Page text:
March 11, 2016
HE is the intellectual much of the French left loves to hate, the writer whose rumpled look has racked up multiple magazine covers, the bookish essayist turned omnipresent media star and boogeyman for proselytizers of painless multiculturalism. Alain Finkielkraut’s mere presence in a television studio raises temperatures and sends accusations of racism flying.
“For the good of France, shut up, Mr. Finkielkraut!” a young Muslim woman, a teacher from the suburbs, said recently on live television, throwing back to Mr. Finkielkraut his own words, after a televised harangue aimed at him several years earlier in a similar confrontation.
After several dozen books, an influential weekly radio show, frequent interview requests and his induction in January into one of French civilization’s holiest — albeit most conservative — shrines, the Académie Francaise, Mr. Finkielkraut has no intention of shutting up.
A former philosophy professor at France’s elite Ecole Polytechnique, he is arguably the most visible of France’s public intellectuals. “We have seen only you, we have heard only you, we have read only you,” the historian Pierre Nora said, as Mr. Finkielkraut listened under the academy’s ornate dome, during the traditional induction speech.
The national audience for Mr. Finkielkraut’s themes, returned to obsessively and buttressed by a seamless web of references, is now larger than ever in the wake of the terrorist attacks of 2015.
Before and after the attacks, those themes have not varied: Much of Islam is radically incompatible with French culture and society; Muslim immigrants represent a threat; French schools are crumbling under a mistaken multicultural outreach; the inherited corpus of French culture is in danger; and anti-Semitism is on the rise again, this time by way of Islam.
Many of the 2015 attackers were French. “Hatred of France is present in France,” Mr. Finkielkraut said in a recent interview. “What the attacks proved is that we have a redoubtable and determined enemy.” He has caught a national mood, bridging unease over relations with the country’s Muslim minority with a nascent renewal of national pride after the November attacks. Its expression by Mr. Finkielkraut has been delivered, over many years, with all the fervor of the immigrants’ son who has succeeded. But in Mr. Finkielkraut’s pessimistic vision this fusion is dark-robed.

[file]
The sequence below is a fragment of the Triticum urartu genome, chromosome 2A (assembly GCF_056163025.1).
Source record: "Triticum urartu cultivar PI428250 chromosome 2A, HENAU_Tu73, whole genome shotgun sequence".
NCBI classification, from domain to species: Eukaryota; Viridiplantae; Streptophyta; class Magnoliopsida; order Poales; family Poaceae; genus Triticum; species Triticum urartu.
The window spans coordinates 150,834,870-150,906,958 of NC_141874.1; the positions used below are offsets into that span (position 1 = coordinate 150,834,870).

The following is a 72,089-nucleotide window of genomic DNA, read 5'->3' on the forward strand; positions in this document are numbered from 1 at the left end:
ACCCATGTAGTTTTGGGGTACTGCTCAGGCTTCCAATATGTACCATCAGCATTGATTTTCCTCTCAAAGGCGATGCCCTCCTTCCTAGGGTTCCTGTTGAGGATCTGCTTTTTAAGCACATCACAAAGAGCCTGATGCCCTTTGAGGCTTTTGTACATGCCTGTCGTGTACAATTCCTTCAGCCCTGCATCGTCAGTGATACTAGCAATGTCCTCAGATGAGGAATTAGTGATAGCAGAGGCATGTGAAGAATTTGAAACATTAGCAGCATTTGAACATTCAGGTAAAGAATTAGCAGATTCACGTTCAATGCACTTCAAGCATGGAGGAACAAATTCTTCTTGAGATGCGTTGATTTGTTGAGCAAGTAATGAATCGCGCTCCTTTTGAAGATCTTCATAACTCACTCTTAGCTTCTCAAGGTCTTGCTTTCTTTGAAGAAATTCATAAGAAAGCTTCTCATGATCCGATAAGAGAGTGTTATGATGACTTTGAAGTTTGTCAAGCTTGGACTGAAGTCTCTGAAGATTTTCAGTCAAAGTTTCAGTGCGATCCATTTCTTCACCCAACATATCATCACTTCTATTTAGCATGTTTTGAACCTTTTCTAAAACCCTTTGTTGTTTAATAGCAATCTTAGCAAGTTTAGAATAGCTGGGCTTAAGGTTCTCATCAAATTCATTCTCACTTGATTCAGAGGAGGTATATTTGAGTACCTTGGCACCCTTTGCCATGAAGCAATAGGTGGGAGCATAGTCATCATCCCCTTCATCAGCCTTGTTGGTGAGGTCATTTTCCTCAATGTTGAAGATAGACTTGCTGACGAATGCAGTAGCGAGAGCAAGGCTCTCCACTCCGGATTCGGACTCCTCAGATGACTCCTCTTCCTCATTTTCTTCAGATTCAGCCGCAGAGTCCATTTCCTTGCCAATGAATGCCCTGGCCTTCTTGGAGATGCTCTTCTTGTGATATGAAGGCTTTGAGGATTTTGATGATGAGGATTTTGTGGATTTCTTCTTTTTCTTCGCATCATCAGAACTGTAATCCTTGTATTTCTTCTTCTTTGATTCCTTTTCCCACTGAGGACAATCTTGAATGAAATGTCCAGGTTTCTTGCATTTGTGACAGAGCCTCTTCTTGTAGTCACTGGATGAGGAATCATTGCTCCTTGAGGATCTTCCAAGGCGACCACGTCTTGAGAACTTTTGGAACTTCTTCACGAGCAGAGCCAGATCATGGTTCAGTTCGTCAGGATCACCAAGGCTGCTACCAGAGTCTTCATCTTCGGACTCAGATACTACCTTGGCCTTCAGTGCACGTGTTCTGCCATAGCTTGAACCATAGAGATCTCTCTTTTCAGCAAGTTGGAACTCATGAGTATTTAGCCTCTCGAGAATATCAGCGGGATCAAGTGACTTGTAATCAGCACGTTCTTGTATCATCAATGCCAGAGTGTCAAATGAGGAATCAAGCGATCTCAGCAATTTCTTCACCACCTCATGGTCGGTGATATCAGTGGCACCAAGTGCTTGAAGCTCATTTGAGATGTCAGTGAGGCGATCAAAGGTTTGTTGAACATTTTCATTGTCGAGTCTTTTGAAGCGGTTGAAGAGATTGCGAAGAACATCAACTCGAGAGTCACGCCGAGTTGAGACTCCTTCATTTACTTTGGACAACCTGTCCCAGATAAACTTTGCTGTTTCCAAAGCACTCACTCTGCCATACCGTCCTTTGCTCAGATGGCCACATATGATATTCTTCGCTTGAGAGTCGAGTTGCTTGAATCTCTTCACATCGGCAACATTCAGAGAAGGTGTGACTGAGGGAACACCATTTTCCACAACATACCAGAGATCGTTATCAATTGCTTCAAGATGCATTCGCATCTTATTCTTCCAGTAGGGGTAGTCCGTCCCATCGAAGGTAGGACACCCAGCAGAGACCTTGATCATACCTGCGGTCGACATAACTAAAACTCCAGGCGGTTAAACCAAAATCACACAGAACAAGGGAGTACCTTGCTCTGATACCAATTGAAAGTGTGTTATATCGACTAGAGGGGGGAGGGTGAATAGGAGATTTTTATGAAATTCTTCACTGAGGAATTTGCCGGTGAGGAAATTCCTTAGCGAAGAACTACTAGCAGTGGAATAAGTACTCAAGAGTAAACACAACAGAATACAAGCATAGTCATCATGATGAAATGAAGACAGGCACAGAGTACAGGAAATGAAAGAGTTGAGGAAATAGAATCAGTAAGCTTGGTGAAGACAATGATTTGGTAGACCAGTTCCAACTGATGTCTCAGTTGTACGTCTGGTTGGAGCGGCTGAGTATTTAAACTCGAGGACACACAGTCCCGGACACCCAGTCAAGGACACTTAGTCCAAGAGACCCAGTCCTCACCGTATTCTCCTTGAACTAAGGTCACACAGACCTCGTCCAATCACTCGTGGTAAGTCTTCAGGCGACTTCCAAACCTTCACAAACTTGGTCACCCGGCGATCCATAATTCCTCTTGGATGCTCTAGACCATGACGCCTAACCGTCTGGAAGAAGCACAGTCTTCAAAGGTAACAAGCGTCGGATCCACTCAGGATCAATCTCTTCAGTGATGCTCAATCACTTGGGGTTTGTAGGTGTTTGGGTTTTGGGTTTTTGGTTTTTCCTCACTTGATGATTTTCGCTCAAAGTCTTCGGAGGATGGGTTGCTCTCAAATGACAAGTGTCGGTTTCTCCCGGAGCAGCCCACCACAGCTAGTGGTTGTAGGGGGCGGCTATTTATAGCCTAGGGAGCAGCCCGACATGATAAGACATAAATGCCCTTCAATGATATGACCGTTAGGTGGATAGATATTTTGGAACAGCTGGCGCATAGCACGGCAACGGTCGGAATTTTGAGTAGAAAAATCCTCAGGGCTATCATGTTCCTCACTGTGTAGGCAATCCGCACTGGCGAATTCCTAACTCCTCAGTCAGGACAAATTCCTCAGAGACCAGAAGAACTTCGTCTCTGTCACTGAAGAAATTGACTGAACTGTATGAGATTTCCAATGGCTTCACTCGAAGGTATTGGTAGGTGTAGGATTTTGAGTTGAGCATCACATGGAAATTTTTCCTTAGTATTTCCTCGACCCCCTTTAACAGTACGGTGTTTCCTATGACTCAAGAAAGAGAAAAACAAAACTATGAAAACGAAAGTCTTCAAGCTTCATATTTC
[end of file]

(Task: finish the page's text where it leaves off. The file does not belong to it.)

His last substantial book, “The Unhappy Identity,” was a best seller in France — a compact lament over declining standards in schools, the pernicious effects of multiculturalism, the oppression of women under Islam and France’s self-alienation from its own heritage.
The book’s protest over neighborhoods where “the French feel they have become strangers on their own turf” under the weight of Muslim immigration led critics to put him in the camp of the far-right National Front — a charge he rejects.
“France is on its way to disintegration,” Mr. Finkielkraut said in the interview in his Left Bank apartment, every book-lined inch underscoring his distrust of the Internet. The prosperous, pleasant and largely white-populated streets outside are far from the troubled multiracial suburbs that are his preoccupation.
“Until recently, France was successful in integrating its immigrants — that was even its pride,” he said. “Today, it is disintegrating in front of our eyes.” The French model of integration “doesn’t work anymore,” he said. “Where one could have hoped for a certain harmony, it is hatred that prevails.”
“Today, when some, like me, speak of the problem of Islam, we are denounced as the successors of Maurras and Barrès,” said Mr. Finkielkraut, naming two influential far-right thinkers of pre-World War II France. “There is a refusal to think about this era on its own terms.”
- FINKIELKRAUT’S political roots are on the left, though.